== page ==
Hochenedel and LaFrance, seeing how well the cats were doing on their own, thought this might be the beginning of a new breed. They named the breed after the little people of Munchkinland from the classic 1939 movie The Wizard of Oz, and contacted Dr. Solveig Pflueger, M.D., Ph.D., allbreed judge and TICA’s genetics committee chair. Dr. Pflueger conducted a study to assess the inheritance and expression of the Munchkin’s short legs. She found that an autosomal dominant gene (a dominant gene residing on a chromosome that’s not a sex chromosome) caused the long bones of the legs to be shorter than usual, and that the mutation had apparently occurred spontaneously within the feline gene pool. Concerned that these cats would have spinal dysfunction, degenerative disc disease, or hip dysplasia like the short-legged Dachshund, Corgi, and Basset Hound dog breeds, the breeders had the spines of a number of Munchkins examined and X-rayed by David Biller, D.V.M, head of radiology at the College of Veterinary Medicine at Kansas State University. No problems were discovered, but at the time the breed was so new and bloodlines so limited that the studies were not considered definitive. Independently, breeders had their oldest Munchkins X-rayed and examined for signs of joint or bone problems. No problems were found, but opponents pointed out that absence of proof wasn’t proof of absence, since the oldest Munchkin was only about thirteen years old at that time, and the others X-rayed were younger still.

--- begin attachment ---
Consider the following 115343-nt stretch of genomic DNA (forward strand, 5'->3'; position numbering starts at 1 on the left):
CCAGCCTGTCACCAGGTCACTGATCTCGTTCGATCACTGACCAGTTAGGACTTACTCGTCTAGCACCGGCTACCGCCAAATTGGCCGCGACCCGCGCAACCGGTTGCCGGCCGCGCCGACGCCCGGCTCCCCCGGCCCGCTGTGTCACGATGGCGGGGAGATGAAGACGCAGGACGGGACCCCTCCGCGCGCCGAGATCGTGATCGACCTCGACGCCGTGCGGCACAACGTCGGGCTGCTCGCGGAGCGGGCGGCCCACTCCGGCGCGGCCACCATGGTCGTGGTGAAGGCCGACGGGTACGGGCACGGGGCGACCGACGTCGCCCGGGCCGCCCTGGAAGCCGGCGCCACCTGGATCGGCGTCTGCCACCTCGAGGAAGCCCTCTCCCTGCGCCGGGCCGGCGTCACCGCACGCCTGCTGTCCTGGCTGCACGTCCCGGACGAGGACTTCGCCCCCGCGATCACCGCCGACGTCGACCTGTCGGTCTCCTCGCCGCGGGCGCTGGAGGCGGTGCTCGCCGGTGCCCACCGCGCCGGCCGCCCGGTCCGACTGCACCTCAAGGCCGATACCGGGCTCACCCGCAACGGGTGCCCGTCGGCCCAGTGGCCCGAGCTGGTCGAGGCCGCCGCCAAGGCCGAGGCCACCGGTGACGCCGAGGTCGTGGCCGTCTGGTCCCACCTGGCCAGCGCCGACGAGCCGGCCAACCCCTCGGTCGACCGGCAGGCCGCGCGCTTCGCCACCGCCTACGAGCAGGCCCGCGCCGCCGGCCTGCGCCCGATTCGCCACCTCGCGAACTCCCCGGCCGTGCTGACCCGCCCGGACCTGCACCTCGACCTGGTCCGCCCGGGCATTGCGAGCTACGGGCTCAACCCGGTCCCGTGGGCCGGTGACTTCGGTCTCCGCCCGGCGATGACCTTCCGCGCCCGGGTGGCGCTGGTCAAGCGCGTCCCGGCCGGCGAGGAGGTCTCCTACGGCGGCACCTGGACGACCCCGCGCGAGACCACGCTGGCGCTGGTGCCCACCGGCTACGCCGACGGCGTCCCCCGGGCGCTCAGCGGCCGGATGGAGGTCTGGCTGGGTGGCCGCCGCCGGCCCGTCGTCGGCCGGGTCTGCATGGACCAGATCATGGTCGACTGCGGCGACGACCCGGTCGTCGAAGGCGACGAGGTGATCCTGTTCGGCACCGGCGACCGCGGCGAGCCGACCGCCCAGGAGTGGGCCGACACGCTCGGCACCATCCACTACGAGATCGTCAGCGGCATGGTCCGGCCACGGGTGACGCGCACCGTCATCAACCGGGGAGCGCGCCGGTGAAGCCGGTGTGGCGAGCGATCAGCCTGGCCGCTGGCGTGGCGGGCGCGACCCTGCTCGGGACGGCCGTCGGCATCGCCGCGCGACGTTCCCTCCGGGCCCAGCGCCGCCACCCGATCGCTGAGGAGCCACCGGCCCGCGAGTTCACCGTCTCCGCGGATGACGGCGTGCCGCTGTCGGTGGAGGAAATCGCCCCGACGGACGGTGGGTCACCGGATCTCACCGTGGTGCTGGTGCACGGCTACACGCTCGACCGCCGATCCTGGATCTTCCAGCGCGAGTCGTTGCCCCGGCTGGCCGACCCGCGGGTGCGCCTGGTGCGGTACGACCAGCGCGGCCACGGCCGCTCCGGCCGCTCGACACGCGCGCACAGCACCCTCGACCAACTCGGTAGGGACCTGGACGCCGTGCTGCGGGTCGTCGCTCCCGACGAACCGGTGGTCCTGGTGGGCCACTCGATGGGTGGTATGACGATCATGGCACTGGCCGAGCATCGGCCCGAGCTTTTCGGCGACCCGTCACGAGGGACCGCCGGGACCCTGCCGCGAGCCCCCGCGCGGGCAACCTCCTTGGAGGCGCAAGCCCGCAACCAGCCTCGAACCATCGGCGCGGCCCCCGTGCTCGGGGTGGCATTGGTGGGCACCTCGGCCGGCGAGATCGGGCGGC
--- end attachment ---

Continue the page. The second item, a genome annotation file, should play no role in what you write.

Hochenedel and LaFrance wrote the first breed standard, and established a breeding program. Other breeders soon joined their cause and established their own Munchkin breeding programs. In 1991, the Munchkin was introduced to the public at the nationally televised INCATS TICA show at Madison Square Garden in New York City, to both acclaim and resistance. They tried to gain recognition for the Munchkin with TICA at that time, but were turned down on the basis that not enough was known about the breed. In 1994, the Munchkin breeders tried again, and this time the breed was accepted into TICA’s New Breed development program in September of that year. TICA’s New Breed development program is overseen by TICA’s genetics committee, which tracks the pedigrees and monitors the breeding statistics as a breed develops, including the outcrosses used to develop the breed. This program confirmed that the gene governing the short legs was dominant; any cat that possesses the gene will have the foreshortened legs, and can pass along the trait to its offspring. As of May 1, 1995, the Munchkin was recognized for New Breed and Color (NBC) status in TICA.